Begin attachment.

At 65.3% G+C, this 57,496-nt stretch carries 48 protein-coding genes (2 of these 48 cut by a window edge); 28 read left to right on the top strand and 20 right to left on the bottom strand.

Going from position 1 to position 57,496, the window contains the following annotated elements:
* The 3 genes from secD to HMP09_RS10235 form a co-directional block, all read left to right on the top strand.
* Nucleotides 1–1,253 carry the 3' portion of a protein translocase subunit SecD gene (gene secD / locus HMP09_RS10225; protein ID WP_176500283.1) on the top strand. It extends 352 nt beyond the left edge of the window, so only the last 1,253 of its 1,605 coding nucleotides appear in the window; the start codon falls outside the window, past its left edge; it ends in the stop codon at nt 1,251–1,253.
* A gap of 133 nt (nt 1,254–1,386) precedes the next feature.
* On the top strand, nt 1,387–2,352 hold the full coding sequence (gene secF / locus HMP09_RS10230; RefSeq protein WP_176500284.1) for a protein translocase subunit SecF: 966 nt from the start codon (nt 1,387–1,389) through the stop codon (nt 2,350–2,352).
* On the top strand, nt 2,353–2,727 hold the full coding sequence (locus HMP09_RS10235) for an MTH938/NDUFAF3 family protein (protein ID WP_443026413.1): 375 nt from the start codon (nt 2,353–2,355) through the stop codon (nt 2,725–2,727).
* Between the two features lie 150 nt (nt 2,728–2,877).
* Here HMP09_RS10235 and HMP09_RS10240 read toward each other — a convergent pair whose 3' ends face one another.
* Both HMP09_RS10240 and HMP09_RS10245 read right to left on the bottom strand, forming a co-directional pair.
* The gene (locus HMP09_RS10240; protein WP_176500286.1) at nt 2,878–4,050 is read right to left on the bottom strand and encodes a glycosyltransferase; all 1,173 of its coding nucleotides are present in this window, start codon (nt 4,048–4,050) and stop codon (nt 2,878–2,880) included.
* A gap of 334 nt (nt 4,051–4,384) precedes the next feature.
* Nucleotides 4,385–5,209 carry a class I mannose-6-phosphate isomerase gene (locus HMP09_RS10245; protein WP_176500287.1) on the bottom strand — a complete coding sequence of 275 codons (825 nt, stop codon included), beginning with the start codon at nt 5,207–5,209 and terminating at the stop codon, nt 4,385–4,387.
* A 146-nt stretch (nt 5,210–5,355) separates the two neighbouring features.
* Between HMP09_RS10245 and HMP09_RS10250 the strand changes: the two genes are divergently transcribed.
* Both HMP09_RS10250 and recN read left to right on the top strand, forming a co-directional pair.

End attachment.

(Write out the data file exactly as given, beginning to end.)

At 65.3% G+C, this 57,496-nt stretch carries 48 protein-coding genes (2 of these 48 cut by a window edge); 28 read left to right on the top strand and 20 right to left on the bottom strand.

Going from position 1 to position 57,496, the window contains the following annotated elements:
* The 3 genes from secD to HMP09_RS10235 form a co-directional block, all read left to right on the top strand.
* Nucleotides 1–1,253 carry the 3' portion of a protein translocase subunit SecD gene (gene secD / locus HMP09_RS10225; protein ID WP_176500283.1) on the top strand. It extends 352 nt beyond the left edge of the window, so only the last 1,253 of its 1,605 coding nucleotides appear in the window; the start codon falls outside the window, past its left edge; it ends in the stop codon at nt 1,251–1,253.
* A gap of 133 nt (nt 1,254–1,386) precedes the next feature.
* On the top strand, nt 1,387–2,352 hold the full coding sequence (gene secF / locus HMP09_RS10230; RefSeq protein WP_176500284.1) for a protein translocase subunit SecF: 966 nt from the start codon (nt 1,387–1,389) through the stop codon (nt 2,350–2,352).
* On the top strand, nt 2,353–2,727 hold the full coding sequence (locus HMP09_RS10235) for an MTH938/NDUFAF3 family protein (protein ID WP_443026413.1): 375 nt from the start codon (nt 2,353–2,355) through the stop codon (nt 2,725–2,727).
* Between the two features lie 150 nt (nt 2,728–2,877).
* Here HMP09_RS10235 and HMP09_RS10240 read toward each other — a convergent pair whose 3' ends face one another.
* Both HMP09_RS10240 and HMP09_RS10245 read right to left on the bottom strand, forming a co-directional pair.
* The gene (locus HMP09_RS10240; protein WP_176500286.1) at nt 2,878–4,050 is read right to left on the bottom strand and encodes a glycosyltransferase; all 1,173 of its coding nucleotides are present in this window, start codon (nt 4,048–4,050) and stop codon (nt 2,878–2,880) included.
* A gap of 334 nt (nt 4,051–4,384) precedes the next feature.
* Nucleotides 4,385–5,209 carry a class I mannose-6-phosphate isomerase gene (locus HMP09_RS10245; protein WP_176500287.1) on the bottom strand — a complete coding sequence of 275 codons (825 nt, stop codon included), beginning with the start codon at nt 5,207–5,209 and terminating at the stop codon, nt 4,385–4,387.
* A 146-nt stretch (nt 5,210–5,355) separates the two neighbouring features.
* Between HMP09_RS10245 and HMP09_RS10250 the strand changes: the two genes are divergently transcribed.
* Both HMP09_RS10250 and recN read left to right on the top strand, forming a co-directional pair.